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Liability and Black Friday accidents

Black Friday is a day that gets mixed reviews from the American public. Some cannot wait for the day and they will stand in lines all night long just to get the chance to buy a new television set for half price. Meanwhile, others loathe the day and end up staying at home in order to escape the shopping mayhem. Regardless of what you think about the holiday, there are a lot of precautions that stores need to make because the pushing and shoving shoppers could end up hurting each other -- which is definitely a liability risk for the stores.

In terms of premises liability issues, common law classifies people who go onto another person's property as a trespasser, a licensee or an invitee. The "invitee" category is the one we are most interested in when it comes to the liability of stores on Black Friday, because this category is defined as visitors who enter a property for the purpose of benefiting the property owner, i.e., for the purpose of spending money by shopping for goods. Under common law, property owners are required to inspect their properties and warn of any defects or dangers found on the premises before the invitee comes onto the property.

In modern times, however, different states and courts do not always accept the above premises liability law. Rather, they employ a more universal standard, which puts a level of responsibility on property owners that can even apply to cases of trespassers getting injured. Still, under both interpretations, landowners tend to owe the highest responsibility of care to people who step onto their property for the purpose of spending money.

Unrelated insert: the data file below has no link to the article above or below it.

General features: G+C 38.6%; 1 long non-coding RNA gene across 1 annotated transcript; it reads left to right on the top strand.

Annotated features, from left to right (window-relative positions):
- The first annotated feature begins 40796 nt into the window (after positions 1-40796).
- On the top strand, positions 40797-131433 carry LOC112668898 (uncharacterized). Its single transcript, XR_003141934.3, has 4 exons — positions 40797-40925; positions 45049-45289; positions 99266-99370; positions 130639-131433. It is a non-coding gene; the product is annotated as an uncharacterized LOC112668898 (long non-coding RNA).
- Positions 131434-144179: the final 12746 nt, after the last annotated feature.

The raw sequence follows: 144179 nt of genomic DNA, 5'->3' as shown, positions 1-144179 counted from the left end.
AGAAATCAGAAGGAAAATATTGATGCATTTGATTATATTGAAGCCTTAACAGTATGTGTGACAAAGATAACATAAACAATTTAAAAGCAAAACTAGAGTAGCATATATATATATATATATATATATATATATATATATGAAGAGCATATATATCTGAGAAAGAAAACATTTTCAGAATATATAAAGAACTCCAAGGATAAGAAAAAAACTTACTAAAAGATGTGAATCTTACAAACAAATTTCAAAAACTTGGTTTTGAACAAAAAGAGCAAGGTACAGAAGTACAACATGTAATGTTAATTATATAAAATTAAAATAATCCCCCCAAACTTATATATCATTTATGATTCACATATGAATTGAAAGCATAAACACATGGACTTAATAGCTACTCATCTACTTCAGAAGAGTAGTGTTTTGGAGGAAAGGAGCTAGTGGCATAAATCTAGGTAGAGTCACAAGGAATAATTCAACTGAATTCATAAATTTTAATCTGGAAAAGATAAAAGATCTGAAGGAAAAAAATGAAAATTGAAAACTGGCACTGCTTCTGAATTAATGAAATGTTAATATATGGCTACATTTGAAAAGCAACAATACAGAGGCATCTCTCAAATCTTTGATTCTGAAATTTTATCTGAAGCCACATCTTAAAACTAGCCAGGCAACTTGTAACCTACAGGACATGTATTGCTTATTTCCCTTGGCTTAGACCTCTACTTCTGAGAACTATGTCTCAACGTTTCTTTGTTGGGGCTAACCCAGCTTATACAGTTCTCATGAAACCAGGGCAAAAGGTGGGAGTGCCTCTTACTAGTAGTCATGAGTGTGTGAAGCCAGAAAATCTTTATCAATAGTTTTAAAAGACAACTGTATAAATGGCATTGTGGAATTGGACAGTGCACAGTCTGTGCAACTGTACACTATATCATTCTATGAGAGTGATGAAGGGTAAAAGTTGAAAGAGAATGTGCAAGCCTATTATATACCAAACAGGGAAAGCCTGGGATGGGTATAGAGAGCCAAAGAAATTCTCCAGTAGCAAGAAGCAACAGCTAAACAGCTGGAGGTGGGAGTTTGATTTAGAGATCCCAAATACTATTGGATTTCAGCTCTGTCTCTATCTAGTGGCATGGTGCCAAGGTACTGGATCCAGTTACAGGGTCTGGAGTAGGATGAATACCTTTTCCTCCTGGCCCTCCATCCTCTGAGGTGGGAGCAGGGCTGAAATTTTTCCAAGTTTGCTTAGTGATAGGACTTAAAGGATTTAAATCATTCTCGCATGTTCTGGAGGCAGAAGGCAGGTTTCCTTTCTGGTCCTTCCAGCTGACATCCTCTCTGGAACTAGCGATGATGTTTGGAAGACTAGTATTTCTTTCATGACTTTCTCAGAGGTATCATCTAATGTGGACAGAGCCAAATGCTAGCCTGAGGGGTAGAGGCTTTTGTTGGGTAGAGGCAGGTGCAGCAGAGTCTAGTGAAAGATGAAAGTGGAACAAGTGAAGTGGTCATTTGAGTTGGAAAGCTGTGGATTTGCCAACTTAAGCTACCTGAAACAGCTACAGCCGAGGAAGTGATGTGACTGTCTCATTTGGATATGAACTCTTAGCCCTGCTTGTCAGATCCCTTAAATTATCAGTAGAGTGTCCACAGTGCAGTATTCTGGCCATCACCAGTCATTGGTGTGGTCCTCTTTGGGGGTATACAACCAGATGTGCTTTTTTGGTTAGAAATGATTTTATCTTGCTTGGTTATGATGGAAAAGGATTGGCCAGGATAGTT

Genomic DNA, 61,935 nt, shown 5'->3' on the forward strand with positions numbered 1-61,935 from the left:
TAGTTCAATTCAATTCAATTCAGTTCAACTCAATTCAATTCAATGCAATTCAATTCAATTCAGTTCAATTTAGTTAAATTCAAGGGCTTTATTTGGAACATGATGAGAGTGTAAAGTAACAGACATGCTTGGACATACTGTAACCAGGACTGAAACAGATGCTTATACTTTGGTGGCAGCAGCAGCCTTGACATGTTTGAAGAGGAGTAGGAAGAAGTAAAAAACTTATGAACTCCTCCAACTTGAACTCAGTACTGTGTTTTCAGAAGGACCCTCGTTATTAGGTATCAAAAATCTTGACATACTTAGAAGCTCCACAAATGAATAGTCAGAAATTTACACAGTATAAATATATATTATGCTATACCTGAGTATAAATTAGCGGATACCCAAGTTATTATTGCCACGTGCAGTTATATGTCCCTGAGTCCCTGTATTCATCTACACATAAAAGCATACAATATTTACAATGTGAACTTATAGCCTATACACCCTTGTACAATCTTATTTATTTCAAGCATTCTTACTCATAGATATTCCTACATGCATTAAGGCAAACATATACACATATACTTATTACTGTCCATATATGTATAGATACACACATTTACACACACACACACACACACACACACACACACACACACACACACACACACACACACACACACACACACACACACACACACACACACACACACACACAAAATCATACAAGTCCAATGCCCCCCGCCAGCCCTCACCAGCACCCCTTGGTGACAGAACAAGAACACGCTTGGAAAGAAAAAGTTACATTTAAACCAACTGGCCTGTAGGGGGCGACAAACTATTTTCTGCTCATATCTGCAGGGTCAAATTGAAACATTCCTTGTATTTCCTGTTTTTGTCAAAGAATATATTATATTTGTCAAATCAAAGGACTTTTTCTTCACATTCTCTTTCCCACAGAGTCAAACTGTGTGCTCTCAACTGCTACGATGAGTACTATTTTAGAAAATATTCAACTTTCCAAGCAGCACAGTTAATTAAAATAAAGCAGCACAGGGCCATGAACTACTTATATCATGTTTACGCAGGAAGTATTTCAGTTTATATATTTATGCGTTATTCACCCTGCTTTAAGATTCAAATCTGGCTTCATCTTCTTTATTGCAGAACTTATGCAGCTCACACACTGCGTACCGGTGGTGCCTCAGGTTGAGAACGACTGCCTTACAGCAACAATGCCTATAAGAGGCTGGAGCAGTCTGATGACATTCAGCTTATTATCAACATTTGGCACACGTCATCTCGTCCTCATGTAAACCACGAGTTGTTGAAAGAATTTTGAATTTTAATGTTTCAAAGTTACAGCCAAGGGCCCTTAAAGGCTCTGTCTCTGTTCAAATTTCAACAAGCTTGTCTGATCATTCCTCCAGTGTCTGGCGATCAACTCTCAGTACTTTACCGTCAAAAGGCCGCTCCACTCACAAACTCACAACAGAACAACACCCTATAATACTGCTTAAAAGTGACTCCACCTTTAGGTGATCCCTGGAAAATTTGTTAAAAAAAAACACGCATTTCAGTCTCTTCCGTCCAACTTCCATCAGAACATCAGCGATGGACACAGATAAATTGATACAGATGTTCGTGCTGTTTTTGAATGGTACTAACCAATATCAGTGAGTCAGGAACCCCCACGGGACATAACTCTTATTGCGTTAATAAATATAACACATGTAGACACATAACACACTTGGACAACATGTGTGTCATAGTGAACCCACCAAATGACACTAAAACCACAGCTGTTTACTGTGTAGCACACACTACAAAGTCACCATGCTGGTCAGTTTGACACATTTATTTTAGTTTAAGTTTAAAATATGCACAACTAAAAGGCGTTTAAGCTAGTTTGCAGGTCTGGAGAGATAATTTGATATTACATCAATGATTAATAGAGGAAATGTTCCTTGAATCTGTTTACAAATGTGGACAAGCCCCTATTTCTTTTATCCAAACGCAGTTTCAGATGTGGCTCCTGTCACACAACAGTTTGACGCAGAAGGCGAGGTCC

The Occupational Safety and Health Administration has published safety guidelines for retailers relating to crowd management. These guidelines say that stores should provide adequate security and various measures to control crowds. As such, failing to provide these controls might make the store liable in the event of a crowd-related Black Friday accident.

It is important to remember that every Black Friday-related accident will be different. Perhaps one customer punches another customer in the face, for example. In that kind of incident, the offending customer could be the one who is liable and not the store. If you have been injured on Black Friday, a personal injury attorney will be able to provide you with insight on potential liability issues relating to your particular case.

Source: CNN, "Black Friday's liability risk for stores," Danny Cevallos, accessed Nov. 24, 2015

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